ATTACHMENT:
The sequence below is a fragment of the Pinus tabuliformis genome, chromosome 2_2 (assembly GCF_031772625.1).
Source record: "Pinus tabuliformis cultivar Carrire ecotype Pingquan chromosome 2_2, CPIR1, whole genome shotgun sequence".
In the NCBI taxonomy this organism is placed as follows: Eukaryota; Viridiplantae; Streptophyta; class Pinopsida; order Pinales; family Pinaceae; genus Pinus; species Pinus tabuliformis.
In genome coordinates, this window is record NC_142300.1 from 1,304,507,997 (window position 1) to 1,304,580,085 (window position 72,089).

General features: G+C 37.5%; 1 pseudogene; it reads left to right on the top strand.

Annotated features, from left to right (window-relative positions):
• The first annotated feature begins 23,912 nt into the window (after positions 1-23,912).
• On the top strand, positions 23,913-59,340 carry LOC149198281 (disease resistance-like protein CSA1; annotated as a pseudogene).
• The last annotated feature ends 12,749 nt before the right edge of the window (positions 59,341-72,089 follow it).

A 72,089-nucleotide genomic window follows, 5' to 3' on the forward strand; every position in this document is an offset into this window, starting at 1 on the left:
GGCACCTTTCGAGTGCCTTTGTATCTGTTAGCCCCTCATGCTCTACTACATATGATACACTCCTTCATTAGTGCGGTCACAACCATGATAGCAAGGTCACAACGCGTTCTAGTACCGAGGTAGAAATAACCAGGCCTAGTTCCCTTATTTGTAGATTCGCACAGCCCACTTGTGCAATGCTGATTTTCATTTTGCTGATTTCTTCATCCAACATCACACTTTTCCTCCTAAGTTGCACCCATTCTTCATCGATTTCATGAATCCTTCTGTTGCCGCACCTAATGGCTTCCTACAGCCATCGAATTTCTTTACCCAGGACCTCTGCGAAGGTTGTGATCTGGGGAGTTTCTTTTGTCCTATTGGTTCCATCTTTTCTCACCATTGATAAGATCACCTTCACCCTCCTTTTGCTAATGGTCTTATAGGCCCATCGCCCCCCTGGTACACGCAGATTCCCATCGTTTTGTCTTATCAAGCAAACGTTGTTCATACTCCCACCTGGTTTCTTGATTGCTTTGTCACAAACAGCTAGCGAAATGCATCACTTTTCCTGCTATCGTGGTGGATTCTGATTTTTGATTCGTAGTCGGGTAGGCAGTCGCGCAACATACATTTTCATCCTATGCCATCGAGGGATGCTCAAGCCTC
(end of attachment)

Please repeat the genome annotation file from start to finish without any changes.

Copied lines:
The sequence below is a fragment of the Pinus tabuliformis genome, chromosome 2_2 (assembly GCF_031772625.1).
Source record: "Pinus tabuliformis cultivar Carrire ecotype Pingquan chromosome 2_2, CPIR1, whole genome shotgun sequence".
In the NCBI taxonomy this organism is placed as follows: Eukaryota; Viridiplantae; Streptophyta; class Pinopsida; order Pinales; family Pinaceae; genus Pinus; species Pinus tabuliformis.
In genome coordinates, this window is record NC_142300.1 from 1,304,507,997 (window position 1) to 1,304,580,085 (window position 72,089).

General features: G+C 37.5%; 1 pseudogene; it reads left to right on the top strand.

Annotated features, from left to right (window-relative positions):
• The first annotated feature begins 23,912 nt into the window (after positions 1-23,912).
• On the top strand, positions 23,913-59,340 carry LOC149198281 (disease resistance-like protein CSA1; annotated as a pseudogene).
• The last annotated feature ends 12,749 nt before the right edge of the window (positions 59,341-72,089 follow it).

A 72,089-nucleotide genomic window follows, 5' to 3' on the forward strand; every position in this document is an offset into this window, starting at 1 on the left:
GGCACCTTTCGAGTGCCTTTGTATCTGTTAGCCCCTCATGCTCTACTACATATGATACACTCCTTCATTAGTGCGGTCACAACCATGATAGCAAGGTCACAACGCGTTCTAGTACCGAGGTAGAAATAACCAGGCCTAGTTCCCTTATTTGTAGATTCGCACAGCCCACTTGTGCAATGCTGATTTTCATTTTGCTGATTTCTTCATCCAACATCACACTTTTCCTCCTAAGTTGCACCCATTCTTCATCGATTTCATGAATCCTTCTGTTGCCGCACCTAATGGCTTCCTACAGCCATCGAATTTCTTTACCCAGGACCTCTGCGAAGGTTGTGATCTGGGGAGTTTCTTTTGTCCTATTGGTTCCATCTTTTCTCACCATTGATAAGATCACCTTCACCCTCCTTTTGCTAATGGTCTTATAGGCCCATCGCCCCCCTGGTACACGCAGATTCCCATCGTTTTGTCTTATCAAGCAAACGTTGTTCATACTCCCACCTGGTTTCTTGATTGCTTTGTCACAAACAGCTAGCGAAATGCATCACTTTTCCTGCTATCGTGGTGGATTCTGATTTTTGATTCGTAGTCGGGTAGGCAGTCGCGCAACATACATTTTCATCCTATGCCATCGAGGGATGCTCAAGCCTC